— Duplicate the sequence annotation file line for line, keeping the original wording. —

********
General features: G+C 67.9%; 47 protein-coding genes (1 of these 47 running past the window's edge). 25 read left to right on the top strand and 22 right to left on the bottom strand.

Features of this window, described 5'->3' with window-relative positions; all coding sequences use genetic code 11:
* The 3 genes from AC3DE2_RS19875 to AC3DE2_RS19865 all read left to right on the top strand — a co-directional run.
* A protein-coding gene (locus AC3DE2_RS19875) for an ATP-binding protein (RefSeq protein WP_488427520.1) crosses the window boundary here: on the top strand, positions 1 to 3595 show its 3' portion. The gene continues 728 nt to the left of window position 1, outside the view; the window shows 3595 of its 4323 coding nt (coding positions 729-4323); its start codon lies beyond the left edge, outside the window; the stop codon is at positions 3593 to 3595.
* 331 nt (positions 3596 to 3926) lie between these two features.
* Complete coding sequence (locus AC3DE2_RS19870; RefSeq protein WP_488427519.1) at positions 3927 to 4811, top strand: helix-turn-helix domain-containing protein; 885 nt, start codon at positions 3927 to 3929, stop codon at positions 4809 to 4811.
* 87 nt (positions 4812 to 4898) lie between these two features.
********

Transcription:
General features: G+C 67.9%; 47 protein-coding genes (1 of these 47 running past the window's edge). 25 read left to right on the top strand and 22 right to left on the bottom strand.

Features of this window, described 5'->3' with window-relative positions; all coding sequences use genetic code 11:
* The 3 genes from AC3DE2_RS19875 to AC3DE2_RS19865 all read left to right on the top strand — a co-directional run.
* A protein-coding gene (locus AC3DE2_RS19875) for an ATP-binding protein (RefSeq protein WP_488427520.1) crosses the window boundary here: on the top strand, positions 1 to 3595 show its 3' portion. The gene continues 728 nt to the left of window position 1, outside the view; the window shows 3595 of its 4323 coding nt (coding positions 729-4323); its start codon lies beyond the left edge, outside the window; the stop codon is at positions 3593 to 3595.
* 331 nt (positions 3596 to 3926) lie between these two features.
* Complete coding sequence (locus AC3DE2_RS19870; RefSeq protein WP_488427519.1) at positions 3927 to 4811, top strand: helix-turn-helix domain-containing protein; 885 nt, start codon at positions 3927 to 3929, stop codon at positions 4809 to 4811.
* 87 nt (positions 4812 to 4898) lie between these two features.